Vision for £400,000 table tennis centre in Thorpe St Andrew

Stuart Laws, who is hoping to have a table tennis centre built in Thorpe St Andrew. Picture: Gaving

Stuart Laws, who is hoping to have a table tennis centre built in Thorpe St Andrew. Picture: Gaving Bickerton-Jones - Credit: Archant

A city sports coach has today outlined his vision for a new £400,000 table tennis centre on the edge of the city.

Stuart Laws is hoping to build the new facility on land in Thorpe St Andrew in a bid to make Norwich a hub for the sport.

The 46-year-old, who runs several clubs in the city, has already received backing from Table Tennis England and £200,000 in private investment.

He believes the county is currently lacking facilities to help grow the sport, with most clubs forced to use school halls to play in.

But Mr Laws said a new dedicated table tennis centre would enable clubs to meet centrally and hold national-level tournaments.

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The facility would be 131ft by 65 ft in size, and would include changing rooms, a kitchen and meeting space.

It would also be large enough to accommodate up to 18 tables, have specialist sports flooring and competition lighting.

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Mr Laws had initially hoped to build it on playing fields near Pound Lane, but he was unable to secure support from Thorpe St Andrew High School.

He said: 'The next hurdle is to find a piece of land to build the centre on. With the growing population, and the loss of sporting facilities such as Pinebanks, I believe a table tennis centre would offer something for everyone.

'This project would create a huge buzz for the region, and be an amazing attraction to our lovely town, creating an ongoing legacy for the whole community.'

Last night the idea was presented to Thorpe St Andrew Town Council, which agreed to continue 'dialogue' in regard to the project.

John Fisher, deputy town mayor, said: 'It could have a lot of potential for the town. But we can't just give land away, if they want to come up with a lease, that might be something we can look at.'

Mr Laws hoped that the centre would be available for use seven days a week and would include dedicated equipment.

He said there was a growing number of casual players across the county, with hundreds also taking part in dedicated leagues.

While £200,000 has been secured from a private investor, Mr Laws said he was yet to apply for a match funding bid to Sport England.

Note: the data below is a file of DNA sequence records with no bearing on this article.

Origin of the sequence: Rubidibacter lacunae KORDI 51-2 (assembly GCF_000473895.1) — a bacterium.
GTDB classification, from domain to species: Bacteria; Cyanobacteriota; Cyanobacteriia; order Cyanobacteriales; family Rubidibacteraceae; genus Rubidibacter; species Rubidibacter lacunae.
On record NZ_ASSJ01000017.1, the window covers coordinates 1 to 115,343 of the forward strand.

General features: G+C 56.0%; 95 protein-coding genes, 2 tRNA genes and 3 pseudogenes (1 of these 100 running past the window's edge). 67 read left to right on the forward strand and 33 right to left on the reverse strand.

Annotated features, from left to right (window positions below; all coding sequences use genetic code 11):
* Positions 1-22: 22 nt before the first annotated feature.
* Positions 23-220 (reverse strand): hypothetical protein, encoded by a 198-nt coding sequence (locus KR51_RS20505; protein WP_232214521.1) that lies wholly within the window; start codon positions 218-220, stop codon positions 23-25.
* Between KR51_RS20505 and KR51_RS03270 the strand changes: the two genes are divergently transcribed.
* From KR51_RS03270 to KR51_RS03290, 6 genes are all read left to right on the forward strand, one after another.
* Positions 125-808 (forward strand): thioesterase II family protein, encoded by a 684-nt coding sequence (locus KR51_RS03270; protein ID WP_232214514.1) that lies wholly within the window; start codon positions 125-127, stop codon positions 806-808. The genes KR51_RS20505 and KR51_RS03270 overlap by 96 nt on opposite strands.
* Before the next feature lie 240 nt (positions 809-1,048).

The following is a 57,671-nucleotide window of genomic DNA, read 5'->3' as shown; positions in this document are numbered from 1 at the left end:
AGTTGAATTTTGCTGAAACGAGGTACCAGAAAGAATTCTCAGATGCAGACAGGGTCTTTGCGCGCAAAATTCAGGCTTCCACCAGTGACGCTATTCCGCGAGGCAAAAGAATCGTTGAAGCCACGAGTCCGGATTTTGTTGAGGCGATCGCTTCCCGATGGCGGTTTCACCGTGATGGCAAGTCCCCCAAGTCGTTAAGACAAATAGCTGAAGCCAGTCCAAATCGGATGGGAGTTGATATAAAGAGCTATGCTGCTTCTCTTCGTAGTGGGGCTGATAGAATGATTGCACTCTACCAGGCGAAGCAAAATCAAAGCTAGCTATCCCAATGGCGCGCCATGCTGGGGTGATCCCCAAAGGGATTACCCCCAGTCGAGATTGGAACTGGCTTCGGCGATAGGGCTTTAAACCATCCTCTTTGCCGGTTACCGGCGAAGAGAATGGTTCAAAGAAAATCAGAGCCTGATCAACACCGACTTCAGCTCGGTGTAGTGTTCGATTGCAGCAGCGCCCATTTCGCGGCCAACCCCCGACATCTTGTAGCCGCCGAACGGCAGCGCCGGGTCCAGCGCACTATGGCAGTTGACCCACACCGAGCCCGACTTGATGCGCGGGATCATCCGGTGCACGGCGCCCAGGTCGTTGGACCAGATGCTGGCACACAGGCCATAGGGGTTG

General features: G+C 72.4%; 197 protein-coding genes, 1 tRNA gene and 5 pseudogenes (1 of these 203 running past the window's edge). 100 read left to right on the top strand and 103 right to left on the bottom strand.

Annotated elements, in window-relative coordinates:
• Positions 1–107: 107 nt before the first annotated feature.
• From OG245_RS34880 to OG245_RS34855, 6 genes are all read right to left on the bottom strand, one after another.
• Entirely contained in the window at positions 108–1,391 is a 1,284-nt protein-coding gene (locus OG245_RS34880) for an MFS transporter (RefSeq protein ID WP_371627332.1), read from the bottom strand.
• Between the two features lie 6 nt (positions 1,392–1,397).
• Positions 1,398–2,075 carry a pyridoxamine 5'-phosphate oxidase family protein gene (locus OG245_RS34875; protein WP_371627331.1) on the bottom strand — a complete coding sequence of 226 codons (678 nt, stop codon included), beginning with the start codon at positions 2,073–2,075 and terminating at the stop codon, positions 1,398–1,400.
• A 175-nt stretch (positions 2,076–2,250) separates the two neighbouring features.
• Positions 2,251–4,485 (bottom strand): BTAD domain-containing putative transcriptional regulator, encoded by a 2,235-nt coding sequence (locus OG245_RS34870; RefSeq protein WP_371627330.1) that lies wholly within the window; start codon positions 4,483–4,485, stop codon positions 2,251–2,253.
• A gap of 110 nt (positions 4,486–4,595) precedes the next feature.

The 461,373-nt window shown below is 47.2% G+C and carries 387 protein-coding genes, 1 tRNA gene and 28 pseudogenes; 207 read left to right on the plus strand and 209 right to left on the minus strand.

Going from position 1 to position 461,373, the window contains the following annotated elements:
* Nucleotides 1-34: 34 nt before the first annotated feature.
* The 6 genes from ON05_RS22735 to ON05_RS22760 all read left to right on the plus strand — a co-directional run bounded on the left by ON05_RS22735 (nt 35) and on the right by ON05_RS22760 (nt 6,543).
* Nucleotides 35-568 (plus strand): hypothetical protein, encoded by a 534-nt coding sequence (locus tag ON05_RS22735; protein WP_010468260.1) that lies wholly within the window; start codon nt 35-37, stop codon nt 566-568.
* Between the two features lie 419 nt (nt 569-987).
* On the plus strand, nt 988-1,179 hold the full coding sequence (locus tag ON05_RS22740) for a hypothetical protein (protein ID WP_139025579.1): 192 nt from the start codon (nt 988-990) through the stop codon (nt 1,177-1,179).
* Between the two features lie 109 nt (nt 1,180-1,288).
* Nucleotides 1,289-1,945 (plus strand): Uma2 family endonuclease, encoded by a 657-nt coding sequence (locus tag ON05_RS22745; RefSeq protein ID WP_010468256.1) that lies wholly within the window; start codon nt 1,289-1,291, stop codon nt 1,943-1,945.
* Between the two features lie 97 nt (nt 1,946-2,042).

But this would only be possible once land had been found for the centre.

He added that the facility may have to offer access to other sports groups in order to successfully bid for the money.

Table Tennis England's head of operations, Jonathan Bruck, said the organisation would be supporting Mr Laws.

He added: 'Whilst there is a thriving club network in Norfolk, the new centre would represent a step change in club provision and opportunities.

'While the focus will be on competitive table tennis, the centre will help tackle key issues which blight society today, such as obesity and inactivity.

'Table Tennis England will continue to work with and support the project with the resources available.'

Ian Grange, Active Norfolk's sport development manager, said Mr Laws would need to demonstrate there was a demand for table tennis facilities in order to receive funding from Sport England.

Table tennis facts

Table tennis, also known as ping pong, is said to be one of the most popular indoor sports in the world.

But did you know these facts about the game?

• Table tennis originated in Victorian England, where it was mostly played by the upper classes.

• Early names for the game included whiff-whaff and indoor tennis.

• The game was banned in the Soviet Union between 1930 and 1950 because it was thought to be harmful to the eyes.

• Early table tennis paddles were normally made of cork, cardboard, or wood, and covered with cloth, leather or sandpaper.

• The longest table tennis rally lasted eight hours, 40 minutes and five seconds.

• The largest table tennis tournament was achieved by 2,048 participants in Guangzhou, China, on March 31, 2013.

• The largest table tennis bat measures 8.83 ft tall. It was created by Todd Thomas from the USA.

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